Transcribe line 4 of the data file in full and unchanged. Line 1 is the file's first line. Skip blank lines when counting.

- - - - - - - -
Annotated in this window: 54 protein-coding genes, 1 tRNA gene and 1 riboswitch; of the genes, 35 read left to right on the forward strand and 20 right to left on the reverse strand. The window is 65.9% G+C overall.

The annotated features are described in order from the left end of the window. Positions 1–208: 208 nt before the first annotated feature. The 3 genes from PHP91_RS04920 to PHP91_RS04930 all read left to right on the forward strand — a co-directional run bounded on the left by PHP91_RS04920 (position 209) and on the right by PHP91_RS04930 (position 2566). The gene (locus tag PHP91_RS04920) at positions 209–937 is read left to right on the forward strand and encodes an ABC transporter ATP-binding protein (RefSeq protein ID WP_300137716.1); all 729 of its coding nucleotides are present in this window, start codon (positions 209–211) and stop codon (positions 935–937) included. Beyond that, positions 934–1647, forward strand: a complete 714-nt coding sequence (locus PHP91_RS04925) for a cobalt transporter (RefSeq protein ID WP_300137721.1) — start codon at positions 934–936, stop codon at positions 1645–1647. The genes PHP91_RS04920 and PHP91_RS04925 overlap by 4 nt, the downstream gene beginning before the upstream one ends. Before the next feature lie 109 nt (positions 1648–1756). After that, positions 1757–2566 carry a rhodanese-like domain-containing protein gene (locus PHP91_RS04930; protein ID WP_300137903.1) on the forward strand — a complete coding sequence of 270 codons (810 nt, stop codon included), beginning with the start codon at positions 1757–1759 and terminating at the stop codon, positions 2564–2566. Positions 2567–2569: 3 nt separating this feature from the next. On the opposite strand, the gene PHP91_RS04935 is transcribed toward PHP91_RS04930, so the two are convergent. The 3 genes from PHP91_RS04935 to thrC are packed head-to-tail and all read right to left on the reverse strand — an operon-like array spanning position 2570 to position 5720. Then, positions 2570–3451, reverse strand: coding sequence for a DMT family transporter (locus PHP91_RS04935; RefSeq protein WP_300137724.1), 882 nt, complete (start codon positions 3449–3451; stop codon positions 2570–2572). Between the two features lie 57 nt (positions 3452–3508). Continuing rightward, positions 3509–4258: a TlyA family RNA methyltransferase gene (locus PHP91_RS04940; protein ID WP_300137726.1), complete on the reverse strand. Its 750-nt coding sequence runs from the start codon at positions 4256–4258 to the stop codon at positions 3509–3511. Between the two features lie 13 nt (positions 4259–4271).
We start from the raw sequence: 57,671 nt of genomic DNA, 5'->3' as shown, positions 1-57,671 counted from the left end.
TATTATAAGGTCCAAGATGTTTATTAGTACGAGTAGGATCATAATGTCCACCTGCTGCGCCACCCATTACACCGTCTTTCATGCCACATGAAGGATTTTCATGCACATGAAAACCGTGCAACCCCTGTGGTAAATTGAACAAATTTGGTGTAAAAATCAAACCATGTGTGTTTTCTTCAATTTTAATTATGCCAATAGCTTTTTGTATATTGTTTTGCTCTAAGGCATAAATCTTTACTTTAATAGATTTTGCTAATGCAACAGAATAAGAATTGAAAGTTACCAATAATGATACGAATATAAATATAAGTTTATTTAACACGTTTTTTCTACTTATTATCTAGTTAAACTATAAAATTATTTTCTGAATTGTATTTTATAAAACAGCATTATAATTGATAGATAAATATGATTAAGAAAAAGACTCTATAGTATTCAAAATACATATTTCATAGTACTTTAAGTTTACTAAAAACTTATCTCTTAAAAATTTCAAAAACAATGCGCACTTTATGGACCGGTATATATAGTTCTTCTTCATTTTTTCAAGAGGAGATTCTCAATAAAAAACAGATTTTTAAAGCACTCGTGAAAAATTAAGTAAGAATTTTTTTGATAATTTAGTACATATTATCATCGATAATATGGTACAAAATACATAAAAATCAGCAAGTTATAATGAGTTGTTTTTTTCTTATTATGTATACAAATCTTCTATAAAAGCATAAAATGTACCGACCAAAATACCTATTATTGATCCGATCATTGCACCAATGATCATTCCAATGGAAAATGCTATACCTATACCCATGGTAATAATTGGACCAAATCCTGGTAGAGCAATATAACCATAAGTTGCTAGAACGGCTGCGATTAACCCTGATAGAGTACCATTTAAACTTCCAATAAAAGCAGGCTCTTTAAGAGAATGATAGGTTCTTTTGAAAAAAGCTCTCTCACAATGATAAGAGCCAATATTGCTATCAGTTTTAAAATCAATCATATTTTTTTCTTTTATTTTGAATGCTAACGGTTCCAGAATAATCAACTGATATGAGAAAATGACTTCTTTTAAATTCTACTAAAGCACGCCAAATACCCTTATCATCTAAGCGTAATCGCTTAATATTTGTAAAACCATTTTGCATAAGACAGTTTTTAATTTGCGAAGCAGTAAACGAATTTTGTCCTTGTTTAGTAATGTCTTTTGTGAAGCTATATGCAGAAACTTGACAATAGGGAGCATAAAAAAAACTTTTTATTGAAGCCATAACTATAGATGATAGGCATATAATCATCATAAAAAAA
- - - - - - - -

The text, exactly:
TATTATAAGGTCCAAGATGTTTATTAGTACGAGTAGGATCATAATGTCCACCTGCTGCGCCACCCATTACACCGTCTTTCATGCCACATGAAGGATTTTCATGCACATGAAAACCGTGCAACCCCTGTGGTAAATTGAACAAATTTGGTGTAAAAATCAAACCATGTGTGTTTTCTTCAATTTTAATTATGCCAATAGCTTTTTGTATATTGTTTTGCTCTAAGGCATAAATCTTTACTTTAATAGATTTTGCTAATGCAACAGAATAAGAATTGAAAGTTACCAATAATGATACGAATATAAATATAAGTTTATTTAACACGTTTTTTCTACTTATTATCTAGTTAAACTATAAAATTATTTTCTGAATTGTATTTTATAAAACAGCATTATAATTGATAGATAAATATGATTAAGAAAAAGACTCTATAGTATTCAAAATACATATTTCATAGTACTTTAAGTTTACTAAAAACTTATCTCTTAAAAATTTCAAAAACAATGCGCACTTTATGGACCGGTATATATAGTTCTTCTTCATTTTTTCAAGAGGAGATTCTCAATAAAAAACAGATTTTTAAAGCACTCGTGAAAAATTAAGTAAGAATTTTTTTGATAATTTAGTACATATTATCATCGATAATATGGTACAAAATACATAAAAATCAGCAAGTTATAATGAGTTGTTTTTTTCTTATTATGTATACAAATCTTCTATAAAAGCATAAAATGTACCGACCAAAATACCTATTATTGATCCGATCATTGCACCAATGATCATTCCAATGGAAAATGCTATACCTATACCCATGGTAATAATTGGACCAAATCCTGGTAGAGCAATATAACCATAAGTTGCTAGAACGGCTGCGATTAACCCTGATAGAGTACCATTTAAACTTCCAATAAAAGCAGGCTCTTTAAGAGAATGATAGGTTCTTTTGAAAAAAGCTCTCTCACAATGATAAGAGCCAATATTGCTATCAGTTTTAAAATCAATCATATTTTTTTCTTTTATTTTGAATGCTAACGGTTCCAGAATAATCAACTGATATGAGAAAATGACTTCTTTTAAATTCTACTAAAGCACGCCAAATACCCTTATCATCTAAGCGTAATCGCTTAATATTTGTAAAACCATTTTGCATAAGACAGTTTTTAATTTGCGAAGCAGTAAACGAATTTTGTCCTTGTTTAGTAATGTCTTTTGTGAAGCTATATGCAGAAACTTGACAATAGGGAGCATAAAAAAAACTTTTTATTGAAGCCATAACTATAGATGATAGGCATATAATCATCATAAAAAAA